by greagach
Thu Aug 07, 2003 8:12 pm
Forum: Open Board
Topic: Gnosomai Has Arrived!
Replies: 6
Views: 3126

Re:Gnosomai Has Arrived!

[size=150]ὡς εὐ παρέστης, ὡ Γνώσομαἴ<br /> welcome, Gnosomai!<br /><br /> Enjoy the site, and good luck with your studies! <br /><br /><br /> [size=150]τύχη ἀγαθή<br /><br /><br /><br /> (seems that I'm improving with the SP Ionic font :) )
by greagach
Thu Aug 07, 2003 7:14 am
Forum: Open Board
Topic: your favourite Hellenic maxims
Replies: 9
Views: 3580

Re:your favourite Hellenic maxims

<br /> yes, benissimus, why not! Translation would go: <br /><br /> a. "Thalassa klyzei panta t' anthropon kaka..." =<br /> Almighty sea washes away all sins of men...<br /> [I think it's from Euripides, Iphigeneia en Taurois] <br /><br /> b. "Historia to phos tees aleetheias ki ho didaskalos tees z...
by greagach
Wed Aug 06, 2003 7:45 pm
Forum: Open Board
Topic: your favourite Hellenic maxims
Replies: 9
Views: 3580

Re:your favourite Hellenic maxims

<br /> here just a couple of my favourites:<br /><br /> [size=150]θ/αλασσα κλ/υζει π/αντα τ’ )αντηρ/ωπων κακ/α. . . <br /> it's so consoling to think of this each time I have a good swim, but also to know how humanity might end up if going on the way it often does...<br /><br /> [size=150] (ιστορ/ια τ/ο φ=ος τ=ης )αληθέιας κῑ (ο διδ/ασκαλος τ=ες ζῶης <br /> I guess this one says it all...<br /><br /> [size=150] (ως μ/εγα τ/ο μικρ/ον )/εστιν, )εν καιρ=ω δοθ/εν <br /> everything can matter, even the least of things, when you're ready to accept it. <br /><br /> <br /><br />
by greagach
Wed Aug 06, 2003 7:23 pm
Forum: Open Board
Topic: your favourite Hellenic maxims
Replies: 9
Views: 3580

your favourite Hellenic maxims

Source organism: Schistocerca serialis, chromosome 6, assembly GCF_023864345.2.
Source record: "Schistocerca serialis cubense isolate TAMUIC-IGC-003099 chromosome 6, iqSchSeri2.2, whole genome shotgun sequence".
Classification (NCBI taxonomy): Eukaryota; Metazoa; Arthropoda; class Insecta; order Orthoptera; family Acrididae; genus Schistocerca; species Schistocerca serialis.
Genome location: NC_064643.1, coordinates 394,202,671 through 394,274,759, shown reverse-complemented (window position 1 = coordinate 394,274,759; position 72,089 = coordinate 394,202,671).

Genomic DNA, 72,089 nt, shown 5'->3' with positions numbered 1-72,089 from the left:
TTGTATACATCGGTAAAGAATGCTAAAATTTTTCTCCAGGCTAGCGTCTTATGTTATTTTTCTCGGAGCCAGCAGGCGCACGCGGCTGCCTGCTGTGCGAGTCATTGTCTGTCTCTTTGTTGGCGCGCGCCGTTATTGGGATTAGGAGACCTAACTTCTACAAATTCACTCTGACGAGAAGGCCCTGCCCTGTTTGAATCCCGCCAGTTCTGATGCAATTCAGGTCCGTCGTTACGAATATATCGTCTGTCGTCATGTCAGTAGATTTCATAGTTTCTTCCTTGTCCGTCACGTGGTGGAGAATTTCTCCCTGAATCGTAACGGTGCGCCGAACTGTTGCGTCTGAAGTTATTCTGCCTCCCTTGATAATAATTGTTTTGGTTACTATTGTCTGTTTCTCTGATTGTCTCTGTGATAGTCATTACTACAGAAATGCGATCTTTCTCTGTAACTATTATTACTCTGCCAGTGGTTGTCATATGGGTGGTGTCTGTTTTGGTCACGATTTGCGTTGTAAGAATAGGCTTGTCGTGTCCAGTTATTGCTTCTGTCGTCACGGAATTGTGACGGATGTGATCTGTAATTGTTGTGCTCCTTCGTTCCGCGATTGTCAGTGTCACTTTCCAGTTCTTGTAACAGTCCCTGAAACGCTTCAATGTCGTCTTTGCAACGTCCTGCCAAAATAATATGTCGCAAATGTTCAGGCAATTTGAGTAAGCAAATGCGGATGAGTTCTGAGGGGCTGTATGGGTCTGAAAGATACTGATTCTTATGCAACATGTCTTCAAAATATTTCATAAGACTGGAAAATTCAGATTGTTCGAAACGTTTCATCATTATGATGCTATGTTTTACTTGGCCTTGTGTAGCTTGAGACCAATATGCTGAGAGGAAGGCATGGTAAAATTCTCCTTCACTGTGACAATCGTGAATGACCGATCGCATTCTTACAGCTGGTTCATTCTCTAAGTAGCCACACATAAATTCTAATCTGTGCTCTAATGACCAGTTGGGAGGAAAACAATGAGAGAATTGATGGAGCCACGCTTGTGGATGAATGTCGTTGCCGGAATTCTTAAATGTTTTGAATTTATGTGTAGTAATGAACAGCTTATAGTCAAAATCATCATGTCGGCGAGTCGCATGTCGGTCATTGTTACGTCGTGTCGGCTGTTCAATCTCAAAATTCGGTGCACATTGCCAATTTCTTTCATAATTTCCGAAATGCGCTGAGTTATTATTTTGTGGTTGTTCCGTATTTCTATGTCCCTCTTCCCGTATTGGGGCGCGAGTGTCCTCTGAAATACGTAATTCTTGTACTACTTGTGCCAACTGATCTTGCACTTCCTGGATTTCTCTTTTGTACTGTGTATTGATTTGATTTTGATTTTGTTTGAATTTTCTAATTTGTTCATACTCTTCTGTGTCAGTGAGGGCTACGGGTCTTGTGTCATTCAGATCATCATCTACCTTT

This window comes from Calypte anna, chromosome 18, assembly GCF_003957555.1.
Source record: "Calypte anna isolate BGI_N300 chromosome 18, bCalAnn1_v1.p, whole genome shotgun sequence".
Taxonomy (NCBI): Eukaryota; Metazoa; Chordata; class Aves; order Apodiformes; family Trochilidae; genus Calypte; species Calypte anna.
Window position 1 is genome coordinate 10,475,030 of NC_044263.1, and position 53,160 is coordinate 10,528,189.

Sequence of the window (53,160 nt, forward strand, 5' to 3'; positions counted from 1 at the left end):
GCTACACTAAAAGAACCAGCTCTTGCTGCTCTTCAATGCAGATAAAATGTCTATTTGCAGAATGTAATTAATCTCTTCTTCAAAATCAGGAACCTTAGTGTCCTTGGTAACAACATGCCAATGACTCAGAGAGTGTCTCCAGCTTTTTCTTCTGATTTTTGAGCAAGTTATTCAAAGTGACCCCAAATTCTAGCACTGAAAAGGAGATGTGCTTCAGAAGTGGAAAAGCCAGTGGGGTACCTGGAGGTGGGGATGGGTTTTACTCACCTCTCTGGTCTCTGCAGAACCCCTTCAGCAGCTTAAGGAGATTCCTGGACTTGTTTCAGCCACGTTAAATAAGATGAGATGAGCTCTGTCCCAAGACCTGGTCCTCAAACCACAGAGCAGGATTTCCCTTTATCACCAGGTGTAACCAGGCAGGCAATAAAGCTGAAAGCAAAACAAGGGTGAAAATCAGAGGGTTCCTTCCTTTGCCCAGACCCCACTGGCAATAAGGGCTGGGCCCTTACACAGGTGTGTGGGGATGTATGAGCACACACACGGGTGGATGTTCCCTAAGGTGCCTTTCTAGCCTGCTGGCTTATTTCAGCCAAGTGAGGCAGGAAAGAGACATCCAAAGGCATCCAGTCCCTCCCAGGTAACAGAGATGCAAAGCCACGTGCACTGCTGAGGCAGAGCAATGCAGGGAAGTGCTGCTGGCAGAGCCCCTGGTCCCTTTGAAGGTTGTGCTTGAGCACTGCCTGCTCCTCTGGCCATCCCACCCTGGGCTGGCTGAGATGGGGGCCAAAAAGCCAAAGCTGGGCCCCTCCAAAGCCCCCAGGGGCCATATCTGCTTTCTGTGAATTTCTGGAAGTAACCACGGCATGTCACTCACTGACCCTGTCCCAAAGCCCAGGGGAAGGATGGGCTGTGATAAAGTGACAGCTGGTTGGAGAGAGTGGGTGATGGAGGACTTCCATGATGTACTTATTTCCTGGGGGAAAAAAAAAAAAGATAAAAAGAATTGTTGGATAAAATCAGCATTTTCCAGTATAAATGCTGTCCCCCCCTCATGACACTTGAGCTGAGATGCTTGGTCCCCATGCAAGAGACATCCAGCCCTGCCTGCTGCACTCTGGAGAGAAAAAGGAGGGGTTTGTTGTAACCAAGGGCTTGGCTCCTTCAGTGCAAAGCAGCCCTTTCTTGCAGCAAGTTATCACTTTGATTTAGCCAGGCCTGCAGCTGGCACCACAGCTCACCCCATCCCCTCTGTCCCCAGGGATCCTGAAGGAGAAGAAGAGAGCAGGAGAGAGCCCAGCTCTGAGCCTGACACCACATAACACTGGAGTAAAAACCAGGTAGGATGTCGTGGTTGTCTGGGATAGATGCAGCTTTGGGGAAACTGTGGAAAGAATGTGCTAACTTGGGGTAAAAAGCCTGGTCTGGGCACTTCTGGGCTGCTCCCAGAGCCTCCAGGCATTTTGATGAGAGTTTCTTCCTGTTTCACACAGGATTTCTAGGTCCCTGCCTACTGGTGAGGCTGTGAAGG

<br /> Sometimes I come up with short Greek phrases, masterpieces of rhythm and condensed meaning, that even though they were first pronounced millenia ago, still can cut like a knife and whisper to me the way out to many every-day situations. <br /><br /> To me, they are, along with "grandpa Homer"...
by greagach
Wed Aug 06, 2003 6:33 pm
Forum: Open Board
Topic: Finding textkit
Replies: 30
Views: 13090

Re:Finding textkit

<br /> Textkit came up first when I hit "Learn Ancient Greek" on a search engine. <br /><br /> Needless to say I didn't look any further down. It's full of really interesting manuals, enough to keep a beginner like me busy, AND evergrowing in information (and bright people!), for when I come to hand...
by greagach
Tue Aug 05, 2003 11:52 pm
Forum: Open Board
Topic: neon melos
Replies: 21
Views: 10414

neon melos

<br /> That was a good guess! Thanks for the warm welcomes! <br /><br />For any of you interested in online Irish Gaelic lessons, here's a good site to start from: www.braesicke.de/links.htm It is in German, but you'll easily find what you want. <br /><br /> The Greek texts anthology I have (the one...
by greagach
Tue Aug 05, 2003 11:21 pm
Forum: Open Board
Topic: neon melos
Replies: 21
Views: 10414

Re:neon melos

<br /> indeed, there's loads of interesting material to download on this site, great news for a learner!<br /><br /> dia dhuit, a William! an bhfuil Gaeilge agatsa, chomh maith??<br /><br /> The Orphika I am reading from is in a textbook with fragments, and other -fairly easy- Greek texts. I enjoy r...
by greagach
Tue Aug 05, 2003 10:47 pm
Forum: Open Board
Topic: neon melos
Replies: 21
Views: 10414

neon melos

Chairete, o anthropoi! <br /><br /> now isn't this a brilliant site about Classical tongues, and with so many interesting people from around the globe! <br /><br /> I am new in here, and hope to make most of my learning Ancient Greek, a language I always wanted to master, before moving on to discove...